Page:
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Despite two rounds of legislation, the legal tension between those who have water and those who need it remains high around the state, Agriculture Commissioner Susan Combs told a conservative audience last week.

Monday, February 10, 2003 by

Combs was the keynote speaker at the Texas Public Policy Foundation’ s policy orientation. Combs outlined some of the recent cases on imminent domain before the Texas Supreme Court, adding that she was in Washington when the Department of the Interior decided to shut off water to California in a dispute over water rights.

Combs outlined some of the problems that lawmakers will have to address: • Cities across the state have a wide disparity in water usage, raising the issue of water conservation.

• Not only is water scarce, infrastructure is aging. It would take an estimated $17 billion to address the country’s current water infrastructure issues.

• Groups such as the San Marcos River Foundation are now filing permits to maintain water resources on behalf of ecosystems, the same way others have filed permits to protect industry. Lt. Gov. David Dewhurst has asked the TCEQ not to act on the request, questioning the agency’s authority in the area. A number of groups as well as the Texas Parks & Wildlife Department and the Office of Public Interest Counsel at the Texas Commission on Environmental Quality have filed legal briefs in support of the river foundation’s request and supporting the TCEQ’s authority to grant this use for water rights.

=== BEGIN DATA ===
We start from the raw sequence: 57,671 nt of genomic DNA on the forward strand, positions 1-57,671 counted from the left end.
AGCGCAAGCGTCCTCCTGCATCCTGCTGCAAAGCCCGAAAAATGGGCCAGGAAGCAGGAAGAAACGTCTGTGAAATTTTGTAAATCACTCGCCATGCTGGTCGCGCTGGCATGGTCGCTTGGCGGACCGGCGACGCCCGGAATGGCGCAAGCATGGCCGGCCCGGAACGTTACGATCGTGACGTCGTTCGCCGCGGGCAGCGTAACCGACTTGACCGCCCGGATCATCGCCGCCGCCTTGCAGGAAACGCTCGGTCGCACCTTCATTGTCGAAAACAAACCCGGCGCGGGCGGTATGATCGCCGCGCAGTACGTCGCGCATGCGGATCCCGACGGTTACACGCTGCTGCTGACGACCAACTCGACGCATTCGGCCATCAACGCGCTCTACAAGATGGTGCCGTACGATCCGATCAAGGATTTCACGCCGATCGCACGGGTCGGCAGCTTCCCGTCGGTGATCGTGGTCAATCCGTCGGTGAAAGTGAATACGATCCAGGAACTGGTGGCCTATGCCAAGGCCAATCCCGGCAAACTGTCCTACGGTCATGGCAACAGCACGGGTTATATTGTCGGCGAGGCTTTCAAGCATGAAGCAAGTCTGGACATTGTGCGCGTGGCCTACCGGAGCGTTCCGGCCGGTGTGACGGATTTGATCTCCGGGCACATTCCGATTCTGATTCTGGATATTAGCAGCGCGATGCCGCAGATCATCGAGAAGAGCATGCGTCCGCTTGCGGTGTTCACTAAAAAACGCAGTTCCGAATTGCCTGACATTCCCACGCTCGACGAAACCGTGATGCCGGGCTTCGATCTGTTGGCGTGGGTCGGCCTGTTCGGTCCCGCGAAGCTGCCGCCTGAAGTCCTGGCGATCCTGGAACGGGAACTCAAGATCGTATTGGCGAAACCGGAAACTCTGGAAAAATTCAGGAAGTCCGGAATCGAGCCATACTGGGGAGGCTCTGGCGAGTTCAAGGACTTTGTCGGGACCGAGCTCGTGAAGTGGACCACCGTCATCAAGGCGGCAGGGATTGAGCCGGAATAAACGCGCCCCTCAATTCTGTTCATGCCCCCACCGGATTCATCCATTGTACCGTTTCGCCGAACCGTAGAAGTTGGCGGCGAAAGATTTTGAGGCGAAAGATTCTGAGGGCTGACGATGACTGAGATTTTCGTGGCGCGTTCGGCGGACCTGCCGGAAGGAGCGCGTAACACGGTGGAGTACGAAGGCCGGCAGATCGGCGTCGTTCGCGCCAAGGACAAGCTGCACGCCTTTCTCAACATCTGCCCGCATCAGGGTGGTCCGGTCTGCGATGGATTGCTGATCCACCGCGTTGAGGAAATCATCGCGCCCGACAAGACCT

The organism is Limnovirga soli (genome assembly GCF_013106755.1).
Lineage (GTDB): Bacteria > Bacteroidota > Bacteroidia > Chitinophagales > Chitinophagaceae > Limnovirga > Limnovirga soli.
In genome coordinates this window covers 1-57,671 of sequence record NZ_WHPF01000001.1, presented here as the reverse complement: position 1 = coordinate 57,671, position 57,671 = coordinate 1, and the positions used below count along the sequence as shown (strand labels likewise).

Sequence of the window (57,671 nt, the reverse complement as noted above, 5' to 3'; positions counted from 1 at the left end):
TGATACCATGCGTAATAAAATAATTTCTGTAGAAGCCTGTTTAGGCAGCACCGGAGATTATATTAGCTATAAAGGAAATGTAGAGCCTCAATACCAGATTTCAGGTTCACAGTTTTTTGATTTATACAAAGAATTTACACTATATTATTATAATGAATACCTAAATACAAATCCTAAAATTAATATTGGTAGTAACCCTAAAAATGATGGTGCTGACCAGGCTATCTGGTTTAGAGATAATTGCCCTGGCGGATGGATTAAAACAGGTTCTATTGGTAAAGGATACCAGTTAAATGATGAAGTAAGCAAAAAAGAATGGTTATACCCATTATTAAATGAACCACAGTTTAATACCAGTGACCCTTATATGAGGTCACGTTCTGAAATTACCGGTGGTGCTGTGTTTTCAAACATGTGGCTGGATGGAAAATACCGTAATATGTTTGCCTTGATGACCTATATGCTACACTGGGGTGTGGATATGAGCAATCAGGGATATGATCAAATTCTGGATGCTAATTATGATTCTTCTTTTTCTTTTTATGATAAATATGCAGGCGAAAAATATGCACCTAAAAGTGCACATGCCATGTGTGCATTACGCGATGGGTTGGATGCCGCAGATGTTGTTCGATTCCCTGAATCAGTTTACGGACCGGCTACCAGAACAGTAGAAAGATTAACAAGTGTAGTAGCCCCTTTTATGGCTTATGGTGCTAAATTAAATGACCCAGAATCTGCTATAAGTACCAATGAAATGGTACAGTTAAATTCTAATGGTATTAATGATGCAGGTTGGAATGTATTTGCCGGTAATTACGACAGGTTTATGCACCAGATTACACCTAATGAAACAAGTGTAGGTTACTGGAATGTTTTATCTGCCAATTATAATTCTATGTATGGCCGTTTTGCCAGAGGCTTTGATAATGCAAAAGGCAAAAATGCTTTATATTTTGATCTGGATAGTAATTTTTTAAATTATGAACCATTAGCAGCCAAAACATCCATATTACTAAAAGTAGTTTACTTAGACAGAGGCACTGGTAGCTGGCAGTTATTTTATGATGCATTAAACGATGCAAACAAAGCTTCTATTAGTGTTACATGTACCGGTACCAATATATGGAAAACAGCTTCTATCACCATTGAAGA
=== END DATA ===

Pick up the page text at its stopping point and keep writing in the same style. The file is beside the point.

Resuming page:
In the panel discussion that followed Combs, Rep. Robert Puente (D-San Antonio) said many of the veterans of the Natural Resources committees in the House and Senate will not be back this session, including Sen. Buster Brown (R-Lake Jackson), who drafted Senate Bill 1 in 1997.

Over the last five sessions, the state has made tremendous progress in the regulation of groundwater, Puente said. The committee chair noted four key areas for the House committee to consider this session: • Protection of environmental flows, like the one requested by the San Marcos River Foundation, to protect fish and wildlife.